double standard for nri daughters

When a young man went overseas to study or to work, he carried with him the hopes and aspirations of not just his family but the entire community. This was especially true during the ’60s, ’70s and even in the ’80s, when the exposure to western lifestyle and standard was something one read about or vaguely heard from third parties.

The people who migrated during that time and in subsequent years have been facing a cross-cultural dilemma between maintaining their cultural identities and adopting western social and cultural lifestyles. The problem is acute when it comes to their daughters.

Most of the young NRI men living overseas came to India to find brides to take back with them, while the few girls who were allowed to go there to study were mostly pressured to come back to India by their families, post completion of their respective courses.

The girls who went as young brides were mostly from semi-urban or rural backgrounds, and faced a major cultural shock on landing in the west. Some of them adjusted, while most succumbed to the challenge of western cultural adaptation and lifestyle change.

Children caught between Indian and Western values

Then came the children who were born and brought up in the west. Schooling meant being exposed to other western children and therefore, developing a western mindset was only natural, where individual thought and personal decision making was encouraged.

That ran contrary to Indian values and tradition, where the family makes the first call on how the child was to be brought up; with parents mostly influencing their children’s thought process during the growing years. So, as these children entered their teens in the west, it was natural for the boys to do the ‘boy’ stuff – partying, having a girlfriend, smoking, drinking and other things common in growing years but anathema to Indian parents.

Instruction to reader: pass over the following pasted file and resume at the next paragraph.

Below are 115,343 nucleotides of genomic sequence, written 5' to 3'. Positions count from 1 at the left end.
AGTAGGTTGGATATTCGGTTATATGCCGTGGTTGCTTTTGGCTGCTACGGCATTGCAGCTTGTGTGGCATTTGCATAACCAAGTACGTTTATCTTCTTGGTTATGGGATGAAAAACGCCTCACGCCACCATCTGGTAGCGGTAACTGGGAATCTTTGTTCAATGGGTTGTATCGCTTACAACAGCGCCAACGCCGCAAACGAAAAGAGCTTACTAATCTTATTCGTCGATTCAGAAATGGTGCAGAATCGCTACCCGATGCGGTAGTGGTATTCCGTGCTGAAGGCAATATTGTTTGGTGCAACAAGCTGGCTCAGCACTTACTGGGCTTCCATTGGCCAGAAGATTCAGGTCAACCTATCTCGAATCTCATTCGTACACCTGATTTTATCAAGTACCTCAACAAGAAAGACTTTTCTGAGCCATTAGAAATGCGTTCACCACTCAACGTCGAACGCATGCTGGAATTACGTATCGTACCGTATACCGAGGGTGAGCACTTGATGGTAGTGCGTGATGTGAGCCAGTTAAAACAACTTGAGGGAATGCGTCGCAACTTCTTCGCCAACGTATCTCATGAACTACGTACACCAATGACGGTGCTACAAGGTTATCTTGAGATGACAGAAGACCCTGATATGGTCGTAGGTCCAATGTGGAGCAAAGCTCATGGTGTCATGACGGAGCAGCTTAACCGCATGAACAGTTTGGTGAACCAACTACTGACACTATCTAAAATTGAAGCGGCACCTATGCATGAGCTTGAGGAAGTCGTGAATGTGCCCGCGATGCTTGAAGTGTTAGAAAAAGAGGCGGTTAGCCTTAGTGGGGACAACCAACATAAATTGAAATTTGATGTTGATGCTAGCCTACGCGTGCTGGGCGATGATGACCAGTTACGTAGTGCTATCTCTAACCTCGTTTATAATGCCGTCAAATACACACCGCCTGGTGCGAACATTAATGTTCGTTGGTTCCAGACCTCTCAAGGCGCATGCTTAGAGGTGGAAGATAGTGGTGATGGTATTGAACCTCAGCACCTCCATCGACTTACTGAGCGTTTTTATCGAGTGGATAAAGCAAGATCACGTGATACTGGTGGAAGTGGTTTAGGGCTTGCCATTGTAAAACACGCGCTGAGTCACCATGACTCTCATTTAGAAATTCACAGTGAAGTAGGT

The real problem came when it involved the daughters. The conflict came up at home with parents trying to curb the girl’s western lifestyle, while being more accepting in the case of the son (it’s true back home as well).

The cultural disconnect

Most parents who were born in India remain emotionally attached to the motherland and therefore, become more conscious of maintaining their ‘Indian’ cultural identity. Towards this, the annual pilgrimage to India to meet up with relatives and friends, has been the accepted thing. Each parent hopes that these visits will give their children a glimpse of their ‘true’ cultural identity and help foster love for everything ‘Indian’.

The problem is that children who are born and brought up in the west do not really have a deep emotional connect with India or Indian values and prefer western lifestyle. And this is why many parents have returned to India permanently, despite finding the quality of life here very challenging.

The biggest driver to this ‘return to motherland’ are the daughters. Parents would like their daughters to grow up with Indian ‘values’, whereas the daughters prefer the western values that treat boys and girls equally and encourage independent thinking.